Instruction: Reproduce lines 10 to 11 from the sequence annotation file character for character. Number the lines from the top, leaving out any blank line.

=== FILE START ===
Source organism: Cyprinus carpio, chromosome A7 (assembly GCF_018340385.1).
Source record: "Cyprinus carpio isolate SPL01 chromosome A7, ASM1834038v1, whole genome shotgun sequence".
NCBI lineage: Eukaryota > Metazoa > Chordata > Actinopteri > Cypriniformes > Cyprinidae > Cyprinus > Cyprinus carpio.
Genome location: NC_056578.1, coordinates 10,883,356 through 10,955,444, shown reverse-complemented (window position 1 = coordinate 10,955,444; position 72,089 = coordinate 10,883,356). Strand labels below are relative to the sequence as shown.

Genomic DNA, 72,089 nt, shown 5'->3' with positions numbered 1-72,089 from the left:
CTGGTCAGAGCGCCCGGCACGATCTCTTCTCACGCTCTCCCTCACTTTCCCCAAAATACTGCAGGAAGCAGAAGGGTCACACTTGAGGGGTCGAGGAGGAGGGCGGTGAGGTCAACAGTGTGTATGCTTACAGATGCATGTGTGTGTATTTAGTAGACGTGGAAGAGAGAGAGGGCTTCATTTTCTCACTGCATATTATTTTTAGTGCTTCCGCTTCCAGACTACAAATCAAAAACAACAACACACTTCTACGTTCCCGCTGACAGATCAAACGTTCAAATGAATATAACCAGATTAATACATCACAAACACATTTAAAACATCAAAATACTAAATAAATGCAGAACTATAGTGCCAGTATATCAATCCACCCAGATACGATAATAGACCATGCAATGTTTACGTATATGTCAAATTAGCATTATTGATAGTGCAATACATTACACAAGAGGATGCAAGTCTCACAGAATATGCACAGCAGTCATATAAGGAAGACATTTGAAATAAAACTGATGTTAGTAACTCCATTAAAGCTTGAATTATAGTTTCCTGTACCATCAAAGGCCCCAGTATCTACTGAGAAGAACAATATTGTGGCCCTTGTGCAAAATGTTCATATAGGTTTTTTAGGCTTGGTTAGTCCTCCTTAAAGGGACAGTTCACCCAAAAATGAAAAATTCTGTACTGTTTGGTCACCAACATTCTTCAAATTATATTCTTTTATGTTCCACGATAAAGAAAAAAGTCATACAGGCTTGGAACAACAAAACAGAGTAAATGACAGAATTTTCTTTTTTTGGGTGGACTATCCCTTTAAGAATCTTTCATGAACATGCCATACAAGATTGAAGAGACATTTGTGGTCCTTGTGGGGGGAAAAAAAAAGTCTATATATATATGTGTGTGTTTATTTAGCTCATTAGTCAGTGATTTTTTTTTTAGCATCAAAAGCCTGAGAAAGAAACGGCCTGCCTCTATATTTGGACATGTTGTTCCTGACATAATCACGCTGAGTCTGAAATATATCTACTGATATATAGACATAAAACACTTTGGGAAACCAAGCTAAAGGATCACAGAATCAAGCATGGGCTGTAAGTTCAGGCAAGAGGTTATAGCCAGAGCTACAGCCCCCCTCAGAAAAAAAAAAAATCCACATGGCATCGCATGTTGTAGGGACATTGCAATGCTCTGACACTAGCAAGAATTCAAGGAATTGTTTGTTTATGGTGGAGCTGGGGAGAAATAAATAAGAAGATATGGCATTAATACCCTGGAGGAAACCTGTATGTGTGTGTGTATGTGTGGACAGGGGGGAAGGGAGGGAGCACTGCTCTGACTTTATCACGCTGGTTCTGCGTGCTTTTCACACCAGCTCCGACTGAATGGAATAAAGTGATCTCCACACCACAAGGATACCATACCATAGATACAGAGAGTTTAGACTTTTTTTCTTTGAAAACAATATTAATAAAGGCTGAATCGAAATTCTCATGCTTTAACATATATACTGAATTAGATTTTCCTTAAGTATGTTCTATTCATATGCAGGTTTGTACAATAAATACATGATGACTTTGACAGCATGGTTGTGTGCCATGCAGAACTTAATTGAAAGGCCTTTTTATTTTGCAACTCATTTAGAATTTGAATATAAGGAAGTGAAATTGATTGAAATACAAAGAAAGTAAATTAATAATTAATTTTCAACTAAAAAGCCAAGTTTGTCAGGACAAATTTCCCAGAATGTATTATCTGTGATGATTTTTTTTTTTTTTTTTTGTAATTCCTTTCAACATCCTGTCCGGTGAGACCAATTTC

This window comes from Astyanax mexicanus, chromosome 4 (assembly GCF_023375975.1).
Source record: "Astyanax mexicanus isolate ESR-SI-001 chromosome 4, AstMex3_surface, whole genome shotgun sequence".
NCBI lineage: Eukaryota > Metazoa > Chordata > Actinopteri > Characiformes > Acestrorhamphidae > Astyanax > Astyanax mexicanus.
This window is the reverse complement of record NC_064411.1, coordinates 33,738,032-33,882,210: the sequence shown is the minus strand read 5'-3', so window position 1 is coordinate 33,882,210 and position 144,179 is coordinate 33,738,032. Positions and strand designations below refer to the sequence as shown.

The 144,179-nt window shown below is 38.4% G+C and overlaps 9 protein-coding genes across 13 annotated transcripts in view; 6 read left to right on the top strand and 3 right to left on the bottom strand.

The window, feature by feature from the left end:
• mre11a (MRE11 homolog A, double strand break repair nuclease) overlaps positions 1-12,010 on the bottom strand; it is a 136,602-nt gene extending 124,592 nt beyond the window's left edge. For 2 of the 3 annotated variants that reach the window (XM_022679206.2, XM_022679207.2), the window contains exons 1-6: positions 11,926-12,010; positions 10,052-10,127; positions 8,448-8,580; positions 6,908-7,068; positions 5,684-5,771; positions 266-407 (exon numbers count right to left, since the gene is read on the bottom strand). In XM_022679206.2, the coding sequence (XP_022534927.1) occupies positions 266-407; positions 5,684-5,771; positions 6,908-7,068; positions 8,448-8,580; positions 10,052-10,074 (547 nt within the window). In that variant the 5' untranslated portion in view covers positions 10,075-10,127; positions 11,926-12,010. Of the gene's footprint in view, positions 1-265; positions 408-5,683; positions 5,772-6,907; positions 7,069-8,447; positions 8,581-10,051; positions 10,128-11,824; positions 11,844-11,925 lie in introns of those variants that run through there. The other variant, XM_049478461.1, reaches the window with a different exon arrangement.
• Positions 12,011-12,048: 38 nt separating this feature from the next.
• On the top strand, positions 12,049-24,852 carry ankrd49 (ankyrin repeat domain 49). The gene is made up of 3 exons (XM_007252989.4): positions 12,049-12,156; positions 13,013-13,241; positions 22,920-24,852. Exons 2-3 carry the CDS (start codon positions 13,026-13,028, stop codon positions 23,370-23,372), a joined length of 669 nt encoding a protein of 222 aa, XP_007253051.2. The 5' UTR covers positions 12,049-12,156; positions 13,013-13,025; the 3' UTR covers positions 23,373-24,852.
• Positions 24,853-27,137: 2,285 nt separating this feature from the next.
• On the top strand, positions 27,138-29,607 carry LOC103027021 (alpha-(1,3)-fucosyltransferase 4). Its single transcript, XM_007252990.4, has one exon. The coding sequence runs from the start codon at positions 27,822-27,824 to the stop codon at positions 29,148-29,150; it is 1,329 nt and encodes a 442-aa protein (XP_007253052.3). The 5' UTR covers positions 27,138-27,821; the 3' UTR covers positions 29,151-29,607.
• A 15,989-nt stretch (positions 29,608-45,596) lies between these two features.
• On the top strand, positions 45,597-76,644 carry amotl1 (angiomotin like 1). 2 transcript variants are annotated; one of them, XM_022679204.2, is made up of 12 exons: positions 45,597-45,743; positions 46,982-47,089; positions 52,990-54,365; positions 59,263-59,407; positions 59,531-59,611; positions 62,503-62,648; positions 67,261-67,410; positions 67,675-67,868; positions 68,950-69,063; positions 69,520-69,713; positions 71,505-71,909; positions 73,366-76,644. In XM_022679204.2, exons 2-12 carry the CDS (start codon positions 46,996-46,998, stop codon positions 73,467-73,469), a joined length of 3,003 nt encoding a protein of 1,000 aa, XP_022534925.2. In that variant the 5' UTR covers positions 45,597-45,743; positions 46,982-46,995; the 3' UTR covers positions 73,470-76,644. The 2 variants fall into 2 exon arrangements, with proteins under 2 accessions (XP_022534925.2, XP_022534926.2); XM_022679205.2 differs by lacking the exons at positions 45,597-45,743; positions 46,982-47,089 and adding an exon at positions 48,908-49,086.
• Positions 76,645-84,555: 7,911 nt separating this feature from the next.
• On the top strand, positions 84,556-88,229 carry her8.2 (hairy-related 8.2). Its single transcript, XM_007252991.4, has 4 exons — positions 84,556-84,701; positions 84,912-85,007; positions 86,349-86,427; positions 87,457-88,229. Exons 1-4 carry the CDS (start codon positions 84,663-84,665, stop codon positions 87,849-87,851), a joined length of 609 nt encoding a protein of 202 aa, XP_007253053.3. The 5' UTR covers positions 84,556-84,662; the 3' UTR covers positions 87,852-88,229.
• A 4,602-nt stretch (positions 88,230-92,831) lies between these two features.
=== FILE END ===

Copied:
This window is the reverse complement of record NC_064411.1, coordinates 33,738,032-33,882,210: the sequence shown is the minus strand read 5'-3', so window position 1 is coordinate 33,882,210 and position 144,179 is coordinate 33,738,032. Positions and strand designations below refer to the sequence as shown.

The 144,179-nt window shown below is 38.4% G+C and overlaps 9 protein-coding genes across 13 annotated transcripts in view; 6 read left to right on the top strand and 3 right to left on the bottom strand.